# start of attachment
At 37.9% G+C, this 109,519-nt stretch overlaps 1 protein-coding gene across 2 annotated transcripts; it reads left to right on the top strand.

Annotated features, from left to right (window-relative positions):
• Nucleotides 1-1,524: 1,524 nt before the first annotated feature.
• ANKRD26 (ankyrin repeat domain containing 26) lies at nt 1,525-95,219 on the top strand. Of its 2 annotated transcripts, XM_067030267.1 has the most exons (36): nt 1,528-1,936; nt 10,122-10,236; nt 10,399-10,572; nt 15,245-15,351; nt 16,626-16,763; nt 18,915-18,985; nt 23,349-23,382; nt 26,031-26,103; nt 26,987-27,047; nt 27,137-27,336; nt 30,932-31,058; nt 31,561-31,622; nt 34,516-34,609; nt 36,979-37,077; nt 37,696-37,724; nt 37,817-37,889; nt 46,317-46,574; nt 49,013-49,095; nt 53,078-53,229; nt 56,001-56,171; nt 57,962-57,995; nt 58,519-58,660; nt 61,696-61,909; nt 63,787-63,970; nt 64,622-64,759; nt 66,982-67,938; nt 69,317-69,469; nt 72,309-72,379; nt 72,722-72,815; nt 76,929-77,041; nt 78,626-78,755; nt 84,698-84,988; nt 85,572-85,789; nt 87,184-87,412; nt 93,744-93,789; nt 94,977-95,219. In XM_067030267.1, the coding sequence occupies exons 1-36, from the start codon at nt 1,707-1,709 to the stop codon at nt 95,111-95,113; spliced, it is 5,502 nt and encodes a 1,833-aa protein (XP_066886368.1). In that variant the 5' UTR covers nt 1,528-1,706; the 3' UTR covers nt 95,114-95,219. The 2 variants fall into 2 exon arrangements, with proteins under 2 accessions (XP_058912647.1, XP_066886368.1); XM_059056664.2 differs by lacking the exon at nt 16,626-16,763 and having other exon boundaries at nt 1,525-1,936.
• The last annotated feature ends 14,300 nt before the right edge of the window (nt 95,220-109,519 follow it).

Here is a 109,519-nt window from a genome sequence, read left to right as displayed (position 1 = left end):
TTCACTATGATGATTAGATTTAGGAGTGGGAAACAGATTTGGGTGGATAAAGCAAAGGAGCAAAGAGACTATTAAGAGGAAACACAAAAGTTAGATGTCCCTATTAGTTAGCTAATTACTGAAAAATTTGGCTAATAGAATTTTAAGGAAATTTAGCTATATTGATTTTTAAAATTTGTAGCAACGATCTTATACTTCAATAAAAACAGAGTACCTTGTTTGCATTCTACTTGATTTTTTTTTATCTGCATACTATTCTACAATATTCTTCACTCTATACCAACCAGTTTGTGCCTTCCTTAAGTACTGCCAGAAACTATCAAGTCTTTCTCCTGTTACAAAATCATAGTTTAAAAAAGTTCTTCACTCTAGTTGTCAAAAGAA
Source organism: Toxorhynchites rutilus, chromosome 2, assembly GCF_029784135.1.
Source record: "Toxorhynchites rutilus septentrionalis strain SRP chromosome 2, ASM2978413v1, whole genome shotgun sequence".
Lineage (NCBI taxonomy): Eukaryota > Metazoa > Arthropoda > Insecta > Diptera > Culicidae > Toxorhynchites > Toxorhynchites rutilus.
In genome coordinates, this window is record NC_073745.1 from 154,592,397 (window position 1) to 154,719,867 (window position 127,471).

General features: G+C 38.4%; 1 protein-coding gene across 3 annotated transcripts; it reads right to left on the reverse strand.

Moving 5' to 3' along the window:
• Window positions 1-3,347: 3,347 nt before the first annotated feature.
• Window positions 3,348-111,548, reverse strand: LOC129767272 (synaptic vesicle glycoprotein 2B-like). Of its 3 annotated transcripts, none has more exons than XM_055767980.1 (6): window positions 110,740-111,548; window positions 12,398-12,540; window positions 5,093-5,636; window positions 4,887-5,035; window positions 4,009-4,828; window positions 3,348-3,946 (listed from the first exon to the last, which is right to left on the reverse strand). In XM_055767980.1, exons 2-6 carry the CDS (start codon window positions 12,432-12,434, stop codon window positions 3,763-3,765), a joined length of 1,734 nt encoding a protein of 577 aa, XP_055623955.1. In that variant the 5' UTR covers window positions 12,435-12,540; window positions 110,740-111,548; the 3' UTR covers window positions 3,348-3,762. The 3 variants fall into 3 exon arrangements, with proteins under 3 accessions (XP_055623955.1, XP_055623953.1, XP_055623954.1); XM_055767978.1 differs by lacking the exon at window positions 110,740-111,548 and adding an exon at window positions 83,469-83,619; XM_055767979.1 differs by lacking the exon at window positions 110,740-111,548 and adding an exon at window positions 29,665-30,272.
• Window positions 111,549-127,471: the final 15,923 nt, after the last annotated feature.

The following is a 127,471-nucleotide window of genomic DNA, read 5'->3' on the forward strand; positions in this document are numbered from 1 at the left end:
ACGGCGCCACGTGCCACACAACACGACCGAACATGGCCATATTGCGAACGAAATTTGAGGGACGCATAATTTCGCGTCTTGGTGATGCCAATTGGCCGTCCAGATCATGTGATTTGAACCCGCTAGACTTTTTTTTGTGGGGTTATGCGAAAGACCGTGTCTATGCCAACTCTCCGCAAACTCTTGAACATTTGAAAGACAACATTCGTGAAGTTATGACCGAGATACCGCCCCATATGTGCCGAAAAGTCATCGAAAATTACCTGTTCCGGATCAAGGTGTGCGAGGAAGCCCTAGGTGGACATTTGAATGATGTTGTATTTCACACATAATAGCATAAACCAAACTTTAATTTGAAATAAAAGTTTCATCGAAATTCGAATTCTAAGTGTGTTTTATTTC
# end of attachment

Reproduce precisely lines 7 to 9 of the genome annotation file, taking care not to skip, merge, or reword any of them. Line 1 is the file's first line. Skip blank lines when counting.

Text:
TTCACTATGATGATTAGATTTAGGAGTGGGAAACAGATTTGGGTGGATAAAGCAAAGGAGCAAAGAGACTATTAAGAGGAAACACAAAAGTTAGATGTCCCTATTAGTTAGCTAATTACTGAAAAATTTGGCTAATAGAATTTTAAGGAAATTTAGCTATATTGATTTTTAAAATTTGTAGCAACGATCTTATACTTCAATAAAAACAGAGTACCTTGTTTGCATTCTACTTGATTTTTTTTTATCTGCATACTATTCTACAATATTCTTCACTCTATACCAACCAGTTTGTGCCTTCCTTAAGTACTGCCAGAAACTATCAAGTCTTTCTCCTGTTACAAAATCATAGTTTAAAAAAGTTCTTCACTCTAGTTGTCAAAAGAA
Source organism: Toxorhynchites rutilus, chromosome 2, assembly GCF_029784135.1.
Source record: "Toxorhynchites rutilus septentrionalis strain SRP chromosome 2, ASM2978413v1, whole genome shotgun sequence".